Date of Award

1-1-1994

Degree Type

Thesis

Degree Name

Master of Education

Faculty

Faculty of Education

First Advisor

Dr Mary Rohl

Second Advisor

Dr Amanda Blackmore

Third Advisor

Dr Peter Sloan

Abstract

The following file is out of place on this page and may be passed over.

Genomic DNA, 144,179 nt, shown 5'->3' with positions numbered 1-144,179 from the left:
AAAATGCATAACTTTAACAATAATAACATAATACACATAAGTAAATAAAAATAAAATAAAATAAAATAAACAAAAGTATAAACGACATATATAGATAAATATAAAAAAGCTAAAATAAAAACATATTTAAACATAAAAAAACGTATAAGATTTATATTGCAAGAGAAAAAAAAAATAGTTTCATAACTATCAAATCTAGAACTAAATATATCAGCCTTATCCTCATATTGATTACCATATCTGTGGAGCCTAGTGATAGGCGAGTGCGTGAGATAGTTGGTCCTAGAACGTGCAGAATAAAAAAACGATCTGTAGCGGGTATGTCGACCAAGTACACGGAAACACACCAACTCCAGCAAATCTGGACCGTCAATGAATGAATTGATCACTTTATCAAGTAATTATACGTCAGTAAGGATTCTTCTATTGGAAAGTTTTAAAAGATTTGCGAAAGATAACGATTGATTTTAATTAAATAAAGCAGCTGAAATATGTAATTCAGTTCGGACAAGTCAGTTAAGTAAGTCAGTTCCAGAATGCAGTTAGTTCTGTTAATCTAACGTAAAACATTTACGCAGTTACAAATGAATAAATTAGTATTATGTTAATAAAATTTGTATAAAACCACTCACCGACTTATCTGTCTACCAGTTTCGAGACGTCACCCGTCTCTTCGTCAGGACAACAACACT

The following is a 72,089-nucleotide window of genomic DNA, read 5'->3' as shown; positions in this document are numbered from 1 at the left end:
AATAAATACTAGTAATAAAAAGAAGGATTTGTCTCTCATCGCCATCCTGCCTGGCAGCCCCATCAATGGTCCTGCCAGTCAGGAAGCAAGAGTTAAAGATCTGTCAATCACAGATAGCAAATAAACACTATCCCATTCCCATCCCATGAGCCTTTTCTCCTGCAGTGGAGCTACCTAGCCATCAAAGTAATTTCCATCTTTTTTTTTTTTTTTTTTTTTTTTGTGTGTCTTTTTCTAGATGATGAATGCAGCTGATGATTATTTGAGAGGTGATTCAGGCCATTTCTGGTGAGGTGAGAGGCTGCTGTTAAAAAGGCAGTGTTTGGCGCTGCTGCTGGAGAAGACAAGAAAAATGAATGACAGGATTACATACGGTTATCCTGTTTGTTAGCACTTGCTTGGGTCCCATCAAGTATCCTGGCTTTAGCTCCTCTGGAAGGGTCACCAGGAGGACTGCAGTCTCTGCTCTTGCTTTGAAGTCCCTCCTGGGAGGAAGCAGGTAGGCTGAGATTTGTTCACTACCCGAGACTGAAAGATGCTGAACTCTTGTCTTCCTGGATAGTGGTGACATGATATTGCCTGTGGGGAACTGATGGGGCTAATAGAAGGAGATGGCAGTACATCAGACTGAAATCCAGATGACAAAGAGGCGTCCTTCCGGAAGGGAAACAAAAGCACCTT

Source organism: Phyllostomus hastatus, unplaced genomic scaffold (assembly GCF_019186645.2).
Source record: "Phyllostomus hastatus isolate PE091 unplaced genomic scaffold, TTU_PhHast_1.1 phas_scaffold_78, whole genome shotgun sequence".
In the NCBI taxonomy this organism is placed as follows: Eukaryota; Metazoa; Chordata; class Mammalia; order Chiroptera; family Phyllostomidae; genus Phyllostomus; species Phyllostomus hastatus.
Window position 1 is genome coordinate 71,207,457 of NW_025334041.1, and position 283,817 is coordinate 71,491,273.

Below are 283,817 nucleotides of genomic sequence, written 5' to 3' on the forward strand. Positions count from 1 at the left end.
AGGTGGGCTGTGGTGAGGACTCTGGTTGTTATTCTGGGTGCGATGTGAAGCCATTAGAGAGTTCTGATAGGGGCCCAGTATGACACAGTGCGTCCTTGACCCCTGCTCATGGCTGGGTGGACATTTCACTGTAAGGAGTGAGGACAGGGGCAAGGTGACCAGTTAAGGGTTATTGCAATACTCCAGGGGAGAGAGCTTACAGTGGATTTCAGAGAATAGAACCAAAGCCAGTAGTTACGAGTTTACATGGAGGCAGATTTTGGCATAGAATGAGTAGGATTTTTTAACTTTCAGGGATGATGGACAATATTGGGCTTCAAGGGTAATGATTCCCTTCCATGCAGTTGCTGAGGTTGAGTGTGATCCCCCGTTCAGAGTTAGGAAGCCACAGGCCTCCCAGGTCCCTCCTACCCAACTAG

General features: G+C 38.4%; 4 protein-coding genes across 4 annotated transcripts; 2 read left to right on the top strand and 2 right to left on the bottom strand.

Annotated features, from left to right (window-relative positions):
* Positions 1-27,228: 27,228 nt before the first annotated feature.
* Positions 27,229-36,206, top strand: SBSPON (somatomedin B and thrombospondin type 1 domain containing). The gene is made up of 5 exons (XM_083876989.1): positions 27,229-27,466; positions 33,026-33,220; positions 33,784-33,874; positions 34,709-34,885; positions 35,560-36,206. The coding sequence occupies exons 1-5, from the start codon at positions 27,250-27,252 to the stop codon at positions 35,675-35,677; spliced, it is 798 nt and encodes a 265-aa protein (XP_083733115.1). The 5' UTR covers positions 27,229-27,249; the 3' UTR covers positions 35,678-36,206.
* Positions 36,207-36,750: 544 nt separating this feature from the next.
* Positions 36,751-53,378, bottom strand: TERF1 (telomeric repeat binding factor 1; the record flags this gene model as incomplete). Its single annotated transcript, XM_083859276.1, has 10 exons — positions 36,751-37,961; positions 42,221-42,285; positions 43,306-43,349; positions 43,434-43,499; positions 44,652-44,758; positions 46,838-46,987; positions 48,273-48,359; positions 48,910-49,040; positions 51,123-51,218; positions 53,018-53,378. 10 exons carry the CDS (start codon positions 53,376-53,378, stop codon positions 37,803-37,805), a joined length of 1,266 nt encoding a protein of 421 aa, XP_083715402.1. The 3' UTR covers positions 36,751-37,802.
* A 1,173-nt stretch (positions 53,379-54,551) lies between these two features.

The purpose of this study was to examine issues related to teachers' theoretical orientations to reading and teachers' preferred strategies for good, poor and very poor readers. A questionnaire was completed by 140 primary teachers in 10 schools. Teachers were asked to rate 6 bottom-up strategies and top-down strategies according to how helpful they were for good, poor and very poor readers. They were also asked to order 6 components of the reading process so that their theoretical orientations to reading could be determined. In addition, teacher provided information about the demographic variables, grade taught, experience, and additional training. Eight teachers also completed follow-up interview about the use of reading strategies in their classrooms. Questionnaire results in relation to teachers' theoretical orientation to reading revealed that 75 could be classified as Bottom-up teachers, 51 could be classified as Interactive teachers, and 14 could be classified as Top-down teachers. There were significant differences between teachers, in that Top-down and lnteractive teachers preferred top-down strategies more than Bottom-up teachers. However, only Interactive teachers were completely consistent in their theoretical orientations to reading and preferred strategies as all groups tended to prefer combined top-down and bottom-up strategies. There was no significant relationship between teachers' theoretical orientations to reading and the demographic variables, grade taught, experience, and additional training. Questionnaire results in relation to teachers' preferred strategies for good, poor and very poor readers showed that they preferred the top-down strategies of shared book, reading to pupils, and language experience for all readers, and significantly preferred top-down strategies more for good readers than for poor readers. Again there was a tendency to prefer a combination of top-down and bottom-up strategies There was no significant relationship between either grade taught by teachers or teachers' experience and the strategies they preferred for good readers. However, teachers with 1 to 15 years experience were more inclined than teachers with 21 or more years experience to prefer top-down strategies for poor and very poor readers. Similarly, when the variable "additional training was examined, teachers in the 'reading course’ group were more inclined than teachers in the ‘no reading’ group to prefer top-down strategies for all readers. Interviews supported most of these findings and gave further insight into the reasons for teachers' strategy choices. In addition, they suggested some differences between the strategies teachers said they preferred and the strategies teachers said they used. Sometimes influences within the school resulted in teachers being unable to implement their preferred strategies. Results of the present study are discussed in relation to the literature on which the study was based, and implications for education practice and future research are outlined.

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